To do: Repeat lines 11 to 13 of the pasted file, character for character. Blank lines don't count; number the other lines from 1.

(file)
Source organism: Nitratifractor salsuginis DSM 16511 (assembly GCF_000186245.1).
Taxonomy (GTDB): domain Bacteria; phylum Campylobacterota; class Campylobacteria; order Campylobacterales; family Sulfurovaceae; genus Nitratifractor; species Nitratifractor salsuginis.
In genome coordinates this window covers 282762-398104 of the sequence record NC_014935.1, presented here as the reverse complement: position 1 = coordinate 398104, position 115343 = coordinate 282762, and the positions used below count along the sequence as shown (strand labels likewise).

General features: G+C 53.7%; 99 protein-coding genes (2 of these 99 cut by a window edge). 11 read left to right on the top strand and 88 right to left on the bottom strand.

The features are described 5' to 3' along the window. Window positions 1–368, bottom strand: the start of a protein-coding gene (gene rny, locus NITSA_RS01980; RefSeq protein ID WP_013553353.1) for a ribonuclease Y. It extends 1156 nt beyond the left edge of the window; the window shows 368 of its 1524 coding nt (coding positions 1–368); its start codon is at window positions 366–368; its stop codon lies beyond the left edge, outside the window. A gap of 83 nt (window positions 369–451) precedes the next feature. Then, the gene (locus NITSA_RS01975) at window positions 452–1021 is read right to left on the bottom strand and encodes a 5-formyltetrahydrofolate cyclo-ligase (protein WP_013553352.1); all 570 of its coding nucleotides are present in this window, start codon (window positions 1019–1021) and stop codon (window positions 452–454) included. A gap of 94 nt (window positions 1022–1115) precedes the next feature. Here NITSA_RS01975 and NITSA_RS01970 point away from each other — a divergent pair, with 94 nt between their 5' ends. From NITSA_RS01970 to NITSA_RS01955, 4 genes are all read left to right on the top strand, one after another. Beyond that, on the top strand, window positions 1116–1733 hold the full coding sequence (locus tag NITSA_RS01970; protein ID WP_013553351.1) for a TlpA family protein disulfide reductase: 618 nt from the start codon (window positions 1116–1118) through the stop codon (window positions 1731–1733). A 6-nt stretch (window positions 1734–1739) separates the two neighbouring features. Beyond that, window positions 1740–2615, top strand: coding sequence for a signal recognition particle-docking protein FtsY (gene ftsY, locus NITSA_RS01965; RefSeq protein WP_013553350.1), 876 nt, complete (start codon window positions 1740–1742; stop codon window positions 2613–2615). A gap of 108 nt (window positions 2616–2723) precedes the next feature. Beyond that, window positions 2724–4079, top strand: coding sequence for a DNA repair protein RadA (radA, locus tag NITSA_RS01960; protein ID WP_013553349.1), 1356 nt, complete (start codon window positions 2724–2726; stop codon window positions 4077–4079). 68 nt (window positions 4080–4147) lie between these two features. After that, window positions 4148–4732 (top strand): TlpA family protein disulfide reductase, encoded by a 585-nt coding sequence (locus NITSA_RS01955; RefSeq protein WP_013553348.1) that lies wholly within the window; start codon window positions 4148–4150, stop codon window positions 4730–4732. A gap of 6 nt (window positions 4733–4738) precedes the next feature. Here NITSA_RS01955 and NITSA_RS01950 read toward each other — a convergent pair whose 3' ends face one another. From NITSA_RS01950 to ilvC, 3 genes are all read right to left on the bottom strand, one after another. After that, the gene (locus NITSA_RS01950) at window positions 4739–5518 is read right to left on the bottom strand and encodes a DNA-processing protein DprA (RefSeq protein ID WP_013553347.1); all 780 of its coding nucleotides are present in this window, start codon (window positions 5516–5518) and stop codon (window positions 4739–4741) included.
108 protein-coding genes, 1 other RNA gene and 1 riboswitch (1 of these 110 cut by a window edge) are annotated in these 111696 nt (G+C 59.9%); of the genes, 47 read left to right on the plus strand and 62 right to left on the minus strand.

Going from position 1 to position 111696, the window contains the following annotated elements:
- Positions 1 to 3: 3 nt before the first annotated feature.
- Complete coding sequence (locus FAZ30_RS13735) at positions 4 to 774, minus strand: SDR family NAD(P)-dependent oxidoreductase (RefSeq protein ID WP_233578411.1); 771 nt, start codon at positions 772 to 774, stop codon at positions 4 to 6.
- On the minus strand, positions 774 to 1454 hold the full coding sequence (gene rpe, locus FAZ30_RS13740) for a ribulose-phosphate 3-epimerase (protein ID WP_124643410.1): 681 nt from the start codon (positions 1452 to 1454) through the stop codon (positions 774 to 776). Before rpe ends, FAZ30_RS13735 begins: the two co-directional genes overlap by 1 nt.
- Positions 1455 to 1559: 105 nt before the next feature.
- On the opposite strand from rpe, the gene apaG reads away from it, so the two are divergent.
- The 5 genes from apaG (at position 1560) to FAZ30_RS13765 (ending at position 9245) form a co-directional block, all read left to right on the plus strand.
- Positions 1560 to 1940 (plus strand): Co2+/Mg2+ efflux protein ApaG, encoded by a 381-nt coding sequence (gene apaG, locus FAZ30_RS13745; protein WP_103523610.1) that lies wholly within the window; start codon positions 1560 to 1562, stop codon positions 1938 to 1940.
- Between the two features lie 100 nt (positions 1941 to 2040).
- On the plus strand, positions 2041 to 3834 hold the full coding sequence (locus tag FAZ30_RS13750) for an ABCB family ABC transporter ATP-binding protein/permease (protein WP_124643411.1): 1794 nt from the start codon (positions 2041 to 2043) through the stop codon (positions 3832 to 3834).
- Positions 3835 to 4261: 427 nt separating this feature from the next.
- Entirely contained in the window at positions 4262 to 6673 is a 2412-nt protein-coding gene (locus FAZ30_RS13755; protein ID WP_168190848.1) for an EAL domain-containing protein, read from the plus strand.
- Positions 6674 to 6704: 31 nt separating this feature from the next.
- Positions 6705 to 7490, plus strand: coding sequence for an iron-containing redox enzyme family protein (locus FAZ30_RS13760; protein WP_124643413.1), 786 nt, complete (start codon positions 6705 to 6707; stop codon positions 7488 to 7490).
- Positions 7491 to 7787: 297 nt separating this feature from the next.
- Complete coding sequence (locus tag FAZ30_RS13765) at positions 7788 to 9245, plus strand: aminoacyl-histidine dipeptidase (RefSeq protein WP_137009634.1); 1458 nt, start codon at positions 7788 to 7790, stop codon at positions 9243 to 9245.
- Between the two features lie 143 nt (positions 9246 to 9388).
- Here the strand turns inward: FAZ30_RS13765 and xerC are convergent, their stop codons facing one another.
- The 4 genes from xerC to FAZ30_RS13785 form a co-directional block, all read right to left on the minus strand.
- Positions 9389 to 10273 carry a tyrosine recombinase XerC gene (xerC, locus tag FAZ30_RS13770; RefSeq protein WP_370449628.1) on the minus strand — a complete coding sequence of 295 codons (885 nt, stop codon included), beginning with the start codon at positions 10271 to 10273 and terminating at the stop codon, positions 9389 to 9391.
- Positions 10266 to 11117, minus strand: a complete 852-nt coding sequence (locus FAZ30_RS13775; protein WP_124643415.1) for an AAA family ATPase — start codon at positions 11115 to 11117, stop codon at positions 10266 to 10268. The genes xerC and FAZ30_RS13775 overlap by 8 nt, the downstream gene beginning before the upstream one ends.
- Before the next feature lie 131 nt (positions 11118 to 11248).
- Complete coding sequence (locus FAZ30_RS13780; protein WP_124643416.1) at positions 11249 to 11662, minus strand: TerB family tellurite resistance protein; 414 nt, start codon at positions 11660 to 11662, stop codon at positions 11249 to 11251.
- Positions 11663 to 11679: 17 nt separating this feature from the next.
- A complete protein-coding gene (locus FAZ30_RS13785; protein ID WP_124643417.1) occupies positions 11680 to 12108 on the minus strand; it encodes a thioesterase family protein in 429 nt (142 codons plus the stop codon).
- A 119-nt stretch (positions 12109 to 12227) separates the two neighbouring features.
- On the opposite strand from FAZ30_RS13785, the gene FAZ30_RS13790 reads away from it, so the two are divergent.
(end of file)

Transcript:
- Positions 1455 to 1559: 105 nt before the next feature.
- On the opposite strand from rpe, the gene apaG reads away from it, so the two are divergent.
- The 5 genes from apaG (at position 1560) to FAZ30_RS13765 (ending at position 9245) form a co-directional block, all read left to right on the plus strand.